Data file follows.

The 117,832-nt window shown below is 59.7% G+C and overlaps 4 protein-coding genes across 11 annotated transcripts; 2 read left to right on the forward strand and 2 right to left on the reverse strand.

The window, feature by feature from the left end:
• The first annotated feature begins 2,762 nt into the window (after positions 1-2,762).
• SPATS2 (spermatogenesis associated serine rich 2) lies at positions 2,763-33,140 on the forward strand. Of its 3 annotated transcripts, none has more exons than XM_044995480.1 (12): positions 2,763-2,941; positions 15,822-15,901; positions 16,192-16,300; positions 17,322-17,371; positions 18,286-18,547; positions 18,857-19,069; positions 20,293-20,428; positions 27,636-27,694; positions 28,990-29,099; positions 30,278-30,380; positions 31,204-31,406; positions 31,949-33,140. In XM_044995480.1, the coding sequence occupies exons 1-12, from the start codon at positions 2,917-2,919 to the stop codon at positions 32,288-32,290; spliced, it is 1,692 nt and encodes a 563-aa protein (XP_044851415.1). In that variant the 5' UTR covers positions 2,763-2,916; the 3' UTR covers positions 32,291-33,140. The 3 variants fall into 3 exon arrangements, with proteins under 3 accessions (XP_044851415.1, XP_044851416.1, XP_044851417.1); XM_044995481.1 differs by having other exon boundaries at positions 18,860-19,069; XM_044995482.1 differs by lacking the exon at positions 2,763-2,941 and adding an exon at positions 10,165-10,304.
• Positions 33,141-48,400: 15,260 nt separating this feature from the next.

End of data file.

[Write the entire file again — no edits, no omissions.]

The 117,832-nt window shown below is 59.7% G+C and overlaps 4 protein-coding genes across 11 annotated transcripts; 2 read left to right on the forward strand and 2 right to left on the reverse strand.

The window, feature by feature from the left end:
• The first annotated feature begins 2,762 nt into the window (after positions 1-2,762).
• SPATS2 (spermatogenesis associated serine rich 2) lies at positions 2,763-33,140 on the forward strand. Of its 3 annotated transcripts, none has more exons than XM_044995480.1 (12): positions 2,763-2,941; positions 15,822-15,901; positions 16,192-16,300; positions 17,322-17,371; positions 18,286-18,547; positions 18,857-19,069; positions 20,293-20,428; positions 27,636-27,694; positions 28,990-29,099; positions 30,278-30,380; positions 31,204-31,406; positions 31,949-33,140. In XM_044995480.1, the coding sequence occupies exons 1-12, from the start codon at positions 2,917-2,919 to the stop codon at positions 32,288-32,290; spliced, it is 1,692 nt and encodes a 563-aa protein (XP_044851415.1). In that variant the 5' UTR covers positions 2,763-2,916; the 3' UTR covers positions 32,291-33,140. The 3 variants fall into 3 exon arrangements, with proteins under 3 accessions (XP_044851415.1, XP_044851416.1, XP_044851417.1); XM_044995481.1 differs by having other exon boundaries at positions 18,860-19,069; XM_044995482.1 differs by lacking the exon at positions 2,763-2,941 and adding an exon at positions 10,165-10,304.
• Positions 33,141-48,400: 15,260 nt separating this feature from the next.